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The core components of organelle biogenesis and membrane transport in the hydrogenosomes of Trichomonas vaginalis  

Rada, Petr, Dolezal, Pavel, Jedelsky, Petra L., Bursać, Dejan, Perry, Andrew J., Sedinova, Miroslava, Smiskova, Katerina, Novotny, Marian, Beltran, Neritza Campo, Hrdy, Ivan, Lithgow, Trevor and Tachezy, Jan 2011, The core components of organelle biogenesis and membrane transport in the hydrogenosomes of Trichomonas vaginalis  , PLoS one, vol. 6, no. 9, pp. 1-16, doi: 10.1371/journal.pone.0024428.

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Title The core components of organelle biogenesis and membrane transport in the hydrogenosomes of Trichomonas vaginalis  
Formatted title The core components of organelle biogenesis and membrane transport in the hydrogenosomes of Trichomonas vaginalis
Author(s) Rada, Petr
Dolezal, Pavel
Jedelsky, Petra L.
Bursać, Dejan
Perry, Andrew J.
Sedinova, Miroslava
Smiskova, Katerina
Novotny, Marian
Beltran, Neritza Campo
Hrdy, Ivan
Lithgow, Trevor
Tachezy, Jan
Journal name PLoS one
Volume number 6
Issue number 9
Article ID e24428
Start page 1
End page 16
Total pages 16
Publisher Public Library of Science
Place of publication San Francisco, Calif.
Publication date 2011-09-15
ISSN 1932-6203
Keyword(s) Trichomonas vaginalis
core components
organelle biogenesis
membrane transport
hydrogenosomes
Summary Trichomonas vaginalis is a parasitic protist of the Excavata group. It contains an anaerobic form of mitochondria called hydrogenosomes, which produce hydrogen and ATP; the majority of mitochondrial pathways and the organellar genome were lost during the mitochondrion-to-hydrogenosome transition. Consequently, all hydrogenosomal proteins are encoded in the nucleus and imported into the organelles. However, little is known about the membrane machineries required for biogenesis of the organelle and metabolite exchange. Using a combination of mass spectrometry, immunofluorescence microscopy, in vitro import assays and reverse genetics, we characterized the membrane proteins of the hydrogenosome. We identified components of the outer membrane (TOM) and inner membrane (TIM) protein translocases include multiple paralogs of the core Tom40-type porins and Tim17/22/23 channel proteins, respectively, and uniquely modified small Tim chaperones. The inner membrane proteins TvTim17/22/23-1 and Pam18 were shown to possess conserved information for targeting to mitochondrial inner membranes, but too divergent in sequence to support the growth of yeast strains lacking Tim17, Tim22, Tim23 or Pam18. Full complementation was seen only when the J-domain of hydrogenosomal Pam18 was fused with N-terminal region and transmembrane segment of the yeast homolog. Candidates for metabolite exchange across the outer membrane were identified including multiple isoforms of the β-barrel proteins, Hmp35 and Hmp36; inner membrane MCF-type metabolite carriers were limited to five homologs of the ATP/ADP carrier, Hmp31. Lastly, hydrogenosomes possess a pathway for the assembly of C-tail-anchored proteins into their outer membrane with several new tail-anchored proteins being identified. These results show that hydrogenosomes and mitochondria share common core membrane components required for protein import and metabolite exchange; however, they also reveal remarkable differences that reflect the functional adaptation of hydrogenosomes to anaerobic conditions and the peculiar evolutionary history of the Excavata group.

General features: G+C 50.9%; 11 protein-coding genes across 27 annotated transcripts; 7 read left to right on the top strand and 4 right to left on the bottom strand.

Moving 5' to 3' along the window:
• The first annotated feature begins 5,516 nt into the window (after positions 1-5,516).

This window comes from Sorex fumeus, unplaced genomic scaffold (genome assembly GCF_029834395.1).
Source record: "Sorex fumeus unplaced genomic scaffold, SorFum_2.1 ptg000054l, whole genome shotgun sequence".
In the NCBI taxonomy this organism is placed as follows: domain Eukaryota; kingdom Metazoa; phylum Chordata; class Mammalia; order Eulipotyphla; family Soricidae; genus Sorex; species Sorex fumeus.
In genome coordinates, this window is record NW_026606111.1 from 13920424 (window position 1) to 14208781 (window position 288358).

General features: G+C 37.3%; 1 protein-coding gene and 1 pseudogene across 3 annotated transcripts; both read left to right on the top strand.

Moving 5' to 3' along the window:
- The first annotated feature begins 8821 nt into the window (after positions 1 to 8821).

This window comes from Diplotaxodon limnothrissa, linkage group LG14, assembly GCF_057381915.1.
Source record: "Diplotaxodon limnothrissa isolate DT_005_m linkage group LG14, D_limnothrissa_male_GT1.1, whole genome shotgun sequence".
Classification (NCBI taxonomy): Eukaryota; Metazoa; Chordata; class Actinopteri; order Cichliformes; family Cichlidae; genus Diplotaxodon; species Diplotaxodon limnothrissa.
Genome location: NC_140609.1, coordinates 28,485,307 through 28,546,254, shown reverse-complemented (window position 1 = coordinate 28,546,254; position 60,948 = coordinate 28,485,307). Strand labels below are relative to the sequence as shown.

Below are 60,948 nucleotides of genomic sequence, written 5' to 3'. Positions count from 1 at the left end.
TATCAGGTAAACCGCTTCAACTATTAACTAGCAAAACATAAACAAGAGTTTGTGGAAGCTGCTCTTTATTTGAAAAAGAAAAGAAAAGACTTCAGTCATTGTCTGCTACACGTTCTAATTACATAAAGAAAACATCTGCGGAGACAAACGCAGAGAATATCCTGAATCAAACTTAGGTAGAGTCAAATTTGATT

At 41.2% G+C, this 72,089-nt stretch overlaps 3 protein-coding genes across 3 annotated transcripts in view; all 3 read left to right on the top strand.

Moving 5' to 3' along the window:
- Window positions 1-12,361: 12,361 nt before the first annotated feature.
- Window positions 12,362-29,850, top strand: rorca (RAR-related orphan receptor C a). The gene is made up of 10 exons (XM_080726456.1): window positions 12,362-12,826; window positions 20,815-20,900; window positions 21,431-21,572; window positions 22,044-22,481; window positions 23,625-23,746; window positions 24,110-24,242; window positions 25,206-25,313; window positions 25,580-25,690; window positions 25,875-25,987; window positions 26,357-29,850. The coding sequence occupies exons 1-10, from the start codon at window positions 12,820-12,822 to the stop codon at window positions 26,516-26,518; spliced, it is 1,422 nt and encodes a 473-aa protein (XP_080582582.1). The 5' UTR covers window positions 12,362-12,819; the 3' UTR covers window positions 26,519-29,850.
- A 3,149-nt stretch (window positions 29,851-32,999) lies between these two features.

Language eng
DOI 10.1371/journal.pone.0024428
Field of Research 119999 Medical and Health Sciences not elsewhere classified
Socio Economic Objective 970111 Expanding Knowledge in the Medical and Health Sciences
HERDC Research category C1.1 Refereed article in a scholarly journal
Copyright notice ©2011, The Authors
Free to Read? Yes
Use Rights Creative Commons Attribution licence
Persistent URL http://hdl.handle.net/10536/DRO/DU:30064615

Document type: Journal Article
Collections: School of Medicine
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Every reasonable effort has been made to ensure that permission has been obtained for items included in DRO. If you believe that your rights have been infringed by this repository, please contact drosupport@deakin.edu.au.